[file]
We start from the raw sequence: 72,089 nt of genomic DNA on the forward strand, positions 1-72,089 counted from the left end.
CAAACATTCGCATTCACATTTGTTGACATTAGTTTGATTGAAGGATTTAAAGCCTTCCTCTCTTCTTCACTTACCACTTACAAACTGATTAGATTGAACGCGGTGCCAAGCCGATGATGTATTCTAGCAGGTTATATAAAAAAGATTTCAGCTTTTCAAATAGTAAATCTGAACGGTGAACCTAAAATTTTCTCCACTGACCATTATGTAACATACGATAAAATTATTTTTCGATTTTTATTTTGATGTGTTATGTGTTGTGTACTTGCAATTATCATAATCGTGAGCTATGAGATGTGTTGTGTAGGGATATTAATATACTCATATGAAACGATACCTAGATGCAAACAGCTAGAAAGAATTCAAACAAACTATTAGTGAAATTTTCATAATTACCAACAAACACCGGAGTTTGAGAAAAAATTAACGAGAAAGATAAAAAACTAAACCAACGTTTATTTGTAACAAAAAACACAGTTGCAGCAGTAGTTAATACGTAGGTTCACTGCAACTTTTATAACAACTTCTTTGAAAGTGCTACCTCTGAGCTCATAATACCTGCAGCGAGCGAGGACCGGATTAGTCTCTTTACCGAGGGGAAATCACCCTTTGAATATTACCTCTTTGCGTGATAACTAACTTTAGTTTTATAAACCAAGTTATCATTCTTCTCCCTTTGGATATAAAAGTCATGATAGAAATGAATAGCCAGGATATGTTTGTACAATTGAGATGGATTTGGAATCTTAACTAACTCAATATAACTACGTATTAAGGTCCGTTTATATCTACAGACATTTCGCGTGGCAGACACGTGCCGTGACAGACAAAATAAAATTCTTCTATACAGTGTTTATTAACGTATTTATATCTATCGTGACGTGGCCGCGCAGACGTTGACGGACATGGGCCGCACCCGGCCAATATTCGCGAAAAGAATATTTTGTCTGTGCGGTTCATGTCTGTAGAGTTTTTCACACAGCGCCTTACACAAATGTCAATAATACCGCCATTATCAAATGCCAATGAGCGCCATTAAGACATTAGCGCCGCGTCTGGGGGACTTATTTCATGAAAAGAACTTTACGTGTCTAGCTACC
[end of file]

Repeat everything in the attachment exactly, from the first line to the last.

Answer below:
We start from the raw sequence: 72,089 nt of genomic DNA on the forward strand, positions 1-72,089 counted from the left end.
CAAACATTCGCATTCACATTTGTTGACATTAGTTTGATTGAAGGATTTAAAGCCTTCCTCTCTTCTTCACTTACCACTTACAAACTGATTAGATTGAACGCGGTGCCAAGCCGATGATGTATTCTAGCAGGTTATATAAAAAAGATTTCAGCTTTTCAAATAGTAAATCTGAACGGTGAACCTAAAATTTTCTCCACTGACCATTATGTAACATACGATAAAATTATTTTTCGATTTTTATTTTGATGTGTTATGTGTTGTGTACTTGCAATTATCATAATCGTGAGCTATGAGATGTGTTGTGTAGGGATATTAATATACTCATATGAAACGATACCTAGATGCAAACAGCTAGAAAGAATTCAAACAAACTATTAGTGAAATTTTCATAATTACCAACAAACACCGGAGTTTGAGAAAAAATTAACGAGAAAGATAAAAAACTAAACCAACGTTTATTTGTAACAAAAAACACAGTTGCAGCAGTAGTTAATACGTAGGTTCACTGCAACTTTTATAACAACTTCTTTGAAAGTGCTACCTCTGAGCTCATAATACCTGCAGCGAGCGAGGACCGGATTAGTCTCTTTACCGAGGGGAAATCACCCTTTGAATATTACCTCTTTGCGTGATAACTAACTTTAGTTTTATAAACCAAGTTATCATTCTTCTCCCTTTGGATATAAAAGTCATGATAGAAATGAATAGCCAGGATATGTTTGTACAATTGAGATGGATTTGGAATCTTAACTAACTCAATATAACTACGTATTAAGGTCCGTTTATATCTACAGACATTTCGCGTGGCAGACACGTGCCGTGACAGACAAAATAAAATTCTTCTATACAGTGTTTATTAACGTATTTATATCTATCGTGACGTGGCCGCGCAGACGTTGACGGACATGGGCCGCACCCGGCCAATATTCGCGAAAAGAATATTTTGTCTGTGCGGTTCATGTCTGTAGAGTTTTTCACACAGCGCCTTACACAAATGTCAATAATACCGCCATTATCAAATGCCAATGAGCGCCATTAAGACATTAGCGCCGCGTCTGGGGGACTTATTTCATGAAAAGAACTTTACGTGTCTAGCTACC